However, the lack of domestic exchanges in Afghanistan marks a common issue with Bitcoin’s inability to reach remote, underdeveloped nations. The lack of technological infrastructure, local exchanges and stable wifi connections makes trading and using Bitcoin in Afghanistan difficult.
United Arab Emirates
The Prime Minister of the UAE and ruler of Dubai announced the launch of the UAE Blockchain Strategy 2021 in April, with ambitious plans to be the world’s first blockchain-powered government. The UAE plan will focus on citizen and resident happiness, government efficiency, legislation and global entrepreneurship.
The strategy aims to have 50% of federal transactions being conducted using blockchain technology by 2021, which includes moving to paperless documentation of visa applications, bill payments and license renewals with blockchain technology, which could potentially save $11 billion annually.
The most recent development of the Emirates’ blockchain strategy is Dubai’s partnership with IBM to create a blockchain business registry to ensure businesses operate under its jurisdiction. The government announced the initiative in May, and says it will streamline the process of business operations, digitized documentation of activity and assurance of regulatory compliance.
The technology arm of the government, Smart Dubai, is tasked with facilitating digital implementation in the city and conducts research to determine services that could benefit from blockchain technology. The government entity, which is involved in various initiatives, will propose necessary legislation to ensure Dubai’s “smart transformation,” and aid mega projects developing in the city.
The Dubai Land Department (DLD) launched a blockchain-powered system to record real estate contracts, secure financial transactions and connect tenants and landowners with property-related billers, such as electrical and telecommunications utilities. The government agency, which is tasked with overseeing real estate purchases and approving contracts, says the initiative is exemplary of the country’s blockchain strategy to consolidate government services on a single platform.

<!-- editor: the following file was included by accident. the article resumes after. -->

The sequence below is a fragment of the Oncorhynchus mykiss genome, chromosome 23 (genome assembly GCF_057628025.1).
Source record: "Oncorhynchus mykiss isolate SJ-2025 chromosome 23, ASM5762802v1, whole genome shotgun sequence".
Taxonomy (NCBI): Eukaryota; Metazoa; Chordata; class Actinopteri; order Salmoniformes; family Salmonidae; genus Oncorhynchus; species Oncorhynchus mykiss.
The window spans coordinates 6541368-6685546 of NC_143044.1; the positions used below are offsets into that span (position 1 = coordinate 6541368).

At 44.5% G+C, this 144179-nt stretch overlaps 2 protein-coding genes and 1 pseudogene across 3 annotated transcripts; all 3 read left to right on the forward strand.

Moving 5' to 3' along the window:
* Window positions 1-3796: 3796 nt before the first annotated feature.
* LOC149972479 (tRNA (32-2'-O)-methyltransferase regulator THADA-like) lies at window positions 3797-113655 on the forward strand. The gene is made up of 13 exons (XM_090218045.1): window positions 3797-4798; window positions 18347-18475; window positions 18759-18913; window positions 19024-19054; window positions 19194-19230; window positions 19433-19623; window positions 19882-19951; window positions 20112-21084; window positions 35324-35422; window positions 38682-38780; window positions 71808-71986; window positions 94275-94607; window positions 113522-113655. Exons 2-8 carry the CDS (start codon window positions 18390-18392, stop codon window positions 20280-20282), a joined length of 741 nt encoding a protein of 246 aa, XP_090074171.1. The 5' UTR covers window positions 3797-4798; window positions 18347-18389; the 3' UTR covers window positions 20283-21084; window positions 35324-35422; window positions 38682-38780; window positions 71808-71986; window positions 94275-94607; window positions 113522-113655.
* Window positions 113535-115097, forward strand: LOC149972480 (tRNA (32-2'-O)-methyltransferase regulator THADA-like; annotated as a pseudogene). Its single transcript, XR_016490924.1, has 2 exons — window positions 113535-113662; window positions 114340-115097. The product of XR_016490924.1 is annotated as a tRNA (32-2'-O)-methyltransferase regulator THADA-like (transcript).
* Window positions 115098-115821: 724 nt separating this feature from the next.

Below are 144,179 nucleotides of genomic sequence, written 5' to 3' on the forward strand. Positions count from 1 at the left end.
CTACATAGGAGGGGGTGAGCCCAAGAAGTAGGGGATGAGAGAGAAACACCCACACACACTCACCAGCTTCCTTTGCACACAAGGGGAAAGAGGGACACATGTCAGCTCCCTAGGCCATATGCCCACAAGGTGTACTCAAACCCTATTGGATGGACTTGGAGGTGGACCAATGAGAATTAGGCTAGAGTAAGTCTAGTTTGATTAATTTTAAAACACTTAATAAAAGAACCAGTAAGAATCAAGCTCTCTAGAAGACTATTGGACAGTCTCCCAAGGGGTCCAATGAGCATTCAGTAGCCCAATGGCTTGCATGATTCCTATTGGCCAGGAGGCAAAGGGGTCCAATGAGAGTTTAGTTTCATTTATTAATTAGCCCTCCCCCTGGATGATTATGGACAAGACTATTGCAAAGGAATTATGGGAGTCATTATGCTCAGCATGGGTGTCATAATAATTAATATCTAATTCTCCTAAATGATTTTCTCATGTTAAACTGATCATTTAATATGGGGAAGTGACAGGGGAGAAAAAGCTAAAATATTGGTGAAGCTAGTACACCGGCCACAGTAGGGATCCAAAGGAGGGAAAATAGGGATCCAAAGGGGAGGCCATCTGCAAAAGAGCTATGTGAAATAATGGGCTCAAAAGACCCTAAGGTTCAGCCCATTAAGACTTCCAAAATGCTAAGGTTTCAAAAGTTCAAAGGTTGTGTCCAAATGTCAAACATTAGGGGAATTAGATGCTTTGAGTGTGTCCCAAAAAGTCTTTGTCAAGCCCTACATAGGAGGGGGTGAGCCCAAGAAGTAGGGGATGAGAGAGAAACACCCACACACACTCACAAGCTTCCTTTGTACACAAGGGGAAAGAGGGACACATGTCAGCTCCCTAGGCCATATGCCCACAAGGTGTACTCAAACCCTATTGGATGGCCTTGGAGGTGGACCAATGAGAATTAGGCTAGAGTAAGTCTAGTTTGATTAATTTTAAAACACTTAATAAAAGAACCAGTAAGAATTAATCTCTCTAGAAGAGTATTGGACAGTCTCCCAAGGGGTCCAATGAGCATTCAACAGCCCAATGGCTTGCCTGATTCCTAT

In contrast to the government’s embrace of blockchain, the legality of using Bitcoin is not clear because pre-existing regulations do not recognize virtual currencies. However, the government and central bank of the UAE announced earlier this year that regulatory framework for Bitcoin usability and exchanges is coming in the near future.
The central bank previously rejected proposals for licensing trading exchanges, and the UAE Securities and Commodities Authority voiced concern over the high risk of ICOs. But after the announcement of future regulations for the crypto industry, the government and central bank seem adamant on federal oversight to ensure cryptocurrency doesn’t move to underground markets.
Meanwhile, investors in Dubai and the UAE continue to buy, sell and trade cryptocurrencies, despite the lack of local exchanges.
The supposed first-ever Sharia-compliant cryptocurrency, Onegram, launched in Dubai in May 2017 and is backed by actual gold reserves. Because each unit of value is backed by physical gold, speculation and market volatility are tightly controlled.
Notably, a gold investment and trading firm in Dubai is the first company licensed to store virtual currency in the Middle East. The company established a “cold storage vault” for clients to store Bitcoin and Ethereum. The secure vault holds cryptocurrencies in a physical form and are detached from networks in order to address the concerns investors have over online wallet-hacking and malware.
A Dubai-based entrepreneur, Com Mirza, launched the Islam-friendly “Bitcoin of the Middle East,” or Habibi Coin in late 2017. The asset-backed and interest-free Habibi Coin is a monumental advancement for Muslims who previously had difficulty buying homes and investing in other assets. Com Mirza claims to be planning a $100 million USD ICO, and will allow investors to purchase property directly on the Habibi Coin platform.
Kuwait’s Ministry of Finance banned the central bank and financial institutions from trading and dealing with Bitcoin in late 2017, due to market volatility and consumer risk. Other legal authorities in Kuwait indicate that online trading is prohibited by the country’s e-commerce laws, and Kuwaiti law does not recognize Bitcoin as a currency.
The central bank of Qatar issued a warning to banks in the country in February, urging others to deny accounts to crypto exchanges and traders, and that failure to comply with the request may result in legal recourse under pre-existing law.
Cryptocurrency is providing relief to the humanitarian crisis in Syria, where the United Nations World Food Program is using the Ethereum Blockchain to transfer vouchers to refugees. The successful project sent funds to buy food to 10,000 refugees and the U.N. plans to extend the program to 100,000 people in Jordan as well.